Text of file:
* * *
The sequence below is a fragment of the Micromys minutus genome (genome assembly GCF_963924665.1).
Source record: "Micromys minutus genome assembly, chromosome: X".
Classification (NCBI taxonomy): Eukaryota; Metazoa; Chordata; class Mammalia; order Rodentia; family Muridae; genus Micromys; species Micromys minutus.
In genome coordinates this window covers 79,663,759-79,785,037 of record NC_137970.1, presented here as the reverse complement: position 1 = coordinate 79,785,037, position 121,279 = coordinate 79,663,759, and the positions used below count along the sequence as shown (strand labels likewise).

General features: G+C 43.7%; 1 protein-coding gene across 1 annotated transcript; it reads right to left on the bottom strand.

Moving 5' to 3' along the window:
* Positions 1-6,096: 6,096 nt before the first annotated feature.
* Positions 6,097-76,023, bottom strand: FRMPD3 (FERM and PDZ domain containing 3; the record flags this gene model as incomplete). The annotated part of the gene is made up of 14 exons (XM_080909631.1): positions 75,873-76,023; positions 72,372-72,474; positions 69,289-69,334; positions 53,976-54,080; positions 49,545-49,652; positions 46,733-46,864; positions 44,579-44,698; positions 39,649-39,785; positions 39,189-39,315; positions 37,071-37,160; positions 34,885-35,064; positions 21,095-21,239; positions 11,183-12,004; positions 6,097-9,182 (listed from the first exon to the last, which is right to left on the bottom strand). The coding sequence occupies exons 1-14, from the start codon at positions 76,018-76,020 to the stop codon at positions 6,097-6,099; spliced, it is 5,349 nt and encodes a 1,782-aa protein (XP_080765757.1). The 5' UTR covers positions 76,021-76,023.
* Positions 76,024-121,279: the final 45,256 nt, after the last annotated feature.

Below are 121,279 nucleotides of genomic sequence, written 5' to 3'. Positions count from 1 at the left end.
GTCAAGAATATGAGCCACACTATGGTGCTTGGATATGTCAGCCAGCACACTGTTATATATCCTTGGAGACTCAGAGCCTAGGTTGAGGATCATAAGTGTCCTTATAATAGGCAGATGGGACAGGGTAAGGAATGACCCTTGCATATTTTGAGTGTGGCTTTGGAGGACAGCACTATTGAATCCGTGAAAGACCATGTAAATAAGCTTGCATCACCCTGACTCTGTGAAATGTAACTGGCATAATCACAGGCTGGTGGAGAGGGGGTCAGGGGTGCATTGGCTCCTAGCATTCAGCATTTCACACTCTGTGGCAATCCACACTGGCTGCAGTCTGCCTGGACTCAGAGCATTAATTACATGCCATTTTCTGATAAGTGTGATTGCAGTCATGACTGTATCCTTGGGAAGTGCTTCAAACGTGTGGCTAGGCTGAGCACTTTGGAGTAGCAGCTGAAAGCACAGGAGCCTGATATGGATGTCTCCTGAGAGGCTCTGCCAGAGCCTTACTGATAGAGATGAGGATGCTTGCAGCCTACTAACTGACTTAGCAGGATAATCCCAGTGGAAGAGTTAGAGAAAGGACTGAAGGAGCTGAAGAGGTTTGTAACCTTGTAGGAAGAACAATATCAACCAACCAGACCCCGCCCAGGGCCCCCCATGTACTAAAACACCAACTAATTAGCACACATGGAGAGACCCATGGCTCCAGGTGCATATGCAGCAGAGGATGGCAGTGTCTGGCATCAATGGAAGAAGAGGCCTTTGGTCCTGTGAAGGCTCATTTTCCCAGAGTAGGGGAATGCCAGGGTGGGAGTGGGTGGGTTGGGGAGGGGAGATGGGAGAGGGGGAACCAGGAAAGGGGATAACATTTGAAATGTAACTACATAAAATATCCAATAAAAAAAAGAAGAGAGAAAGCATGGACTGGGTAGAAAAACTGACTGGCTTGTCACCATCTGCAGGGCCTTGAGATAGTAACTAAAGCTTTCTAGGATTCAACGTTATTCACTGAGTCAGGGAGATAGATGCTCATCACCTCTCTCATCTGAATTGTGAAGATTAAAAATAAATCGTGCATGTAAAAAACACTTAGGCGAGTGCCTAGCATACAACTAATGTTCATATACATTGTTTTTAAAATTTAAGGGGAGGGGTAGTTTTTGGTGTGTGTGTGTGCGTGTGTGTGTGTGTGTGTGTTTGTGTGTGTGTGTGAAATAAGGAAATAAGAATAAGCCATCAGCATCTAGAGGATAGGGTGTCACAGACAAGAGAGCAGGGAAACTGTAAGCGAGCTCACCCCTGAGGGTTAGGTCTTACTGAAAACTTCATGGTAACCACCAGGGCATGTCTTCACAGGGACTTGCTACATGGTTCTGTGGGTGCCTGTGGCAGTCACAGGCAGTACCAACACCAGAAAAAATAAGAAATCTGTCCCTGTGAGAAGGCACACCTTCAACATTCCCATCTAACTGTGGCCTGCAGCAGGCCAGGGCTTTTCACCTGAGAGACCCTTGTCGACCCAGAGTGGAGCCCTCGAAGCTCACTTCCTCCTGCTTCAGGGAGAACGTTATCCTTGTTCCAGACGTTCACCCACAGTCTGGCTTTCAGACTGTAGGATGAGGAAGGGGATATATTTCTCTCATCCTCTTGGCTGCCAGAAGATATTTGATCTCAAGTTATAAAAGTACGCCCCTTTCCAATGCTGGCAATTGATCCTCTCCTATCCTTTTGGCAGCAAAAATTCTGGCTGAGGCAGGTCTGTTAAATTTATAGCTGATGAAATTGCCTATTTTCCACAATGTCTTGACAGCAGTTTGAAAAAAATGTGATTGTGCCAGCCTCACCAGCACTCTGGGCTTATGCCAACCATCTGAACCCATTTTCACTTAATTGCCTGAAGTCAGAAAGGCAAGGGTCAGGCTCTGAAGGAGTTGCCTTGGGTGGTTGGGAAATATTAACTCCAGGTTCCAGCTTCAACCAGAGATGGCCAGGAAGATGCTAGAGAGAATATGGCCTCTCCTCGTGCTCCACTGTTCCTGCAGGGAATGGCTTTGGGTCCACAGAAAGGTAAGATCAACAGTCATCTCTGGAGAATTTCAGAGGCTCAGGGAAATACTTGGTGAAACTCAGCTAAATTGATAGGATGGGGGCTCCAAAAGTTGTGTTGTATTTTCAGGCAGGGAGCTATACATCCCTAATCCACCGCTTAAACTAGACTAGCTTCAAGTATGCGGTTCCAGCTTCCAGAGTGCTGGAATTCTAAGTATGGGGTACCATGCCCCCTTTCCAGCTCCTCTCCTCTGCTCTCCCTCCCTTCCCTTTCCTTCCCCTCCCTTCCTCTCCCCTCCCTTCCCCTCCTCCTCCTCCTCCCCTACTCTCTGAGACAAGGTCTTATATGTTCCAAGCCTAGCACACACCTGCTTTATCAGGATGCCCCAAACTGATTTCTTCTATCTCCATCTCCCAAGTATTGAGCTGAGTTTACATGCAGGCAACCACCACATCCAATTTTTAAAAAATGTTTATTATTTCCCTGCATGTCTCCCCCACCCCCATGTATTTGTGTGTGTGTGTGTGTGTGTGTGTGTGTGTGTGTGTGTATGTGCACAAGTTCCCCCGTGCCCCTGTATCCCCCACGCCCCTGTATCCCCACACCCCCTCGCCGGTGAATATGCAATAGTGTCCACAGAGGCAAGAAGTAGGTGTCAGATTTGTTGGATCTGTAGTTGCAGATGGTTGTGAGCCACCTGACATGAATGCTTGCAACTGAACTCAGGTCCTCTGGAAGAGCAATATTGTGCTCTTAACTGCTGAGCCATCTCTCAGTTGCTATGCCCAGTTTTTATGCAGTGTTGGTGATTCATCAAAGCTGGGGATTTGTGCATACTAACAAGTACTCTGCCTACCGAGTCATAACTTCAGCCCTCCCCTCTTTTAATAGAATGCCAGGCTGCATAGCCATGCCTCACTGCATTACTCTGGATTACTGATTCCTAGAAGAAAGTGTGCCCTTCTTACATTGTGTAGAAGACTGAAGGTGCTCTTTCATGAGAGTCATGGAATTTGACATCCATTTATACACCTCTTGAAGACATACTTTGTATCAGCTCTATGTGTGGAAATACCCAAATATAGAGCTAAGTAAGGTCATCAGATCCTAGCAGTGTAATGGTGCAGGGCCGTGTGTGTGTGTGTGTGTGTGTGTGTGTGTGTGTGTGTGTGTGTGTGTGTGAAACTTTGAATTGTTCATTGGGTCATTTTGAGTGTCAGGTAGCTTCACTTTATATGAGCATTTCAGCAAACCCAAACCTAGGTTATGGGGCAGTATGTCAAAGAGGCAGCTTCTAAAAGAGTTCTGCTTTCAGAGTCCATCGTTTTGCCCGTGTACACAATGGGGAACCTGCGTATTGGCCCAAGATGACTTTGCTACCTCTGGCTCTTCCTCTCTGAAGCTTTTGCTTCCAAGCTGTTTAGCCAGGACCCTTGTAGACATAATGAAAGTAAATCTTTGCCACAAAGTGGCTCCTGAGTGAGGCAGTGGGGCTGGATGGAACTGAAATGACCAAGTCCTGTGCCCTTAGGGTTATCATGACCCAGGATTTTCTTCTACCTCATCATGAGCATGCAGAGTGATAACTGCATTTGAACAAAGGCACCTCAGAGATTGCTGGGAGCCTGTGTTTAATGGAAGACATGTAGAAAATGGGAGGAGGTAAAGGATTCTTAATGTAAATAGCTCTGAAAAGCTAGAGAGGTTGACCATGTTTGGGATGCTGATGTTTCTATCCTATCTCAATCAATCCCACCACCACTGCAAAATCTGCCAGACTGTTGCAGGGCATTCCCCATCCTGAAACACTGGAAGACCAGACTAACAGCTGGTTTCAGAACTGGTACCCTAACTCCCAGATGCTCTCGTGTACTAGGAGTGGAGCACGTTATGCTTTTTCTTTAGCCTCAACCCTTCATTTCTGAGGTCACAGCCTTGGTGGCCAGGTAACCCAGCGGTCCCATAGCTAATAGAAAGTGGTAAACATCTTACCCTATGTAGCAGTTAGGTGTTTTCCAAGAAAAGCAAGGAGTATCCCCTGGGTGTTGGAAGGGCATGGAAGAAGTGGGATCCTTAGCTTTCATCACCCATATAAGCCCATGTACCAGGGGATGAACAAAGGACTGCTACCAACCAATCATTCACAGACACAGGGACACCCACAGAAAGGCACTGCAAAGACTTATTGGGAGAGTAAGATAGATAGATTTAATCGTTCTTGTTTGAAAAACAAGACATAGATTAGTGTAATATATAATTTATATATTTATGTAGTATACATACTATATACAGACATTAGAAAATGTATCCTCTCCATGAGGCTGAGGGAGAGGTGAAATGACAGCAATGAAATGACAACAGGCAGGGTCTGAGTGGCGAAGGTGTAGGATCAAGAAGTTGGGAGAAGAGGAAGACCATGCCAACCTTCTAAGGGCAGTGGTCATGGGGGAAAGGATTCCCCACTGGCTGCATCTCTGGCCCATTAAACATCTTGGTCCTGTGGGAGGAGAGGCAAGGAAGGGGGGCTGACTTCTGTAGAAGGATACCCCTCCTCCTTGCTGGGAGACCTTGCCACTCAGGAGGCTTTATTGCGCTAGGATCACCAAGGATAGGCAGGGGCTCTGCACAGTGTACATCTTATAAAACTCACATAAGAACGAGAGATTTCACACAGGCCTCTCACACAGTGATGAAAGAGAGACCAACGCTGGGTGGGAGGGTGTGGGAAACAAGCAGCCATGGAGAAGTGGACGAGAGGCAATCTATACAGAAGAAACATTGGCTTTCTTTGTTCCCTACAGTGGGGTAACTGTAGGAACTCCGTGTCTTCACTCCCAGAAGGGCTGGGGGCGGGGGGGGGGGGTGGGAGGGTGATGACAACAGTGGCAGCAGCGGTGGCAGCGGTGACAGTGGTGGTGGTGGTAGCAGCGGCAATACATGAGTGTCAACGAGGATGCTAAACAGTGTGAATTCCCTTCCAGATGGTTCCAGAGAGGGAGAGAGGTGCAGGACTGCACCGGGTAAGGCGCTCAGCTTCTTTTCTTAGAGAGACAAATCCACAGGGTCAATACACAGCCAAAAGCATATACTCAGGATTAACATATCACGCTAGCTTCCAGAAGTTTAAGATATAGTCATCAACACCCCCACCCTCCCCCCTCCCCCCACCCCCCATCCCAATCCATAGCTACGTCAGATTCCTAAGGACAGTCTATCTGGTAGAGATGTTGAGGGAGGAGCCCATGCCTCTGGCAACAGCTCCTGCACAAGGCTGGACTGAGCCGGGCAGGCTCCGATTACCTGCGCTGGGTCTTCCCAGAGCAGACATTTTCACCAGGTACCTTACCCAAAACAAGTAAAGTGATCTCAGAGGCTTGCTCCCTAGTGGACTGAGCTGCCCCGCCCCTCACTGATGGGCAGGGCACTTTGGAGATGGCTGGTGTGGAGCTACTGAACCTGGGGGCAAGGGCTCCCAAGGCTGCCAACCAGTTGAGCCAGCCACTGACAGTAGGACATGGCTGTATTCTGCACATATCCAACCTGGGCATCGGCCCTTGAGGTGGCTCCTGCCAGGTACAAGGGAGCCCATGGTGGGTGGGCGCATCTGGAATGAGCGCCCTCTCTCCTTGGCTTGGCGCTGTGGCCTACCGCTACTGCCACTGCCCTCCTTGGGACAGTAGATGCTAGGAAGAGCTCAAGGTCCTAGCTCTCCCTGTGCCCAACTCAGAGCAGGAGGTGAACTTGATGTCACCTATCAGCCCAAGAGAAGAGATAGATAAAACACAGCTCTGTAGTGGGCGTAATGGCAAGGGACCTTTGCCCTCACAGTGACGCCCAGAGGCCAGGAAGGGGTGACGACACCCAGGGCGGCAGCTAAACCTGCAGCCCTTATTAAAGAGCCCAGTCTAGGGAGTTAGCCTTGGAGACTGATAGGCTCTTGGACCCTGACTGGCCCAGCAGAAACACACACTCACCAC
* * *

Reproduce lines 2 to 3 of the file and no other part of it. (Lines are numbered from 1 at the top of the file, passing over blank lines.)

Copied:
Source record: "Micromys minutus genome assembly, chromosome: X".
Classification (NCBI taxonomy): Eukaryota; Metazoa; Chordata; class Mammalia; order Rodentia; family Muridae; genus Micromys; species Micromys minutus.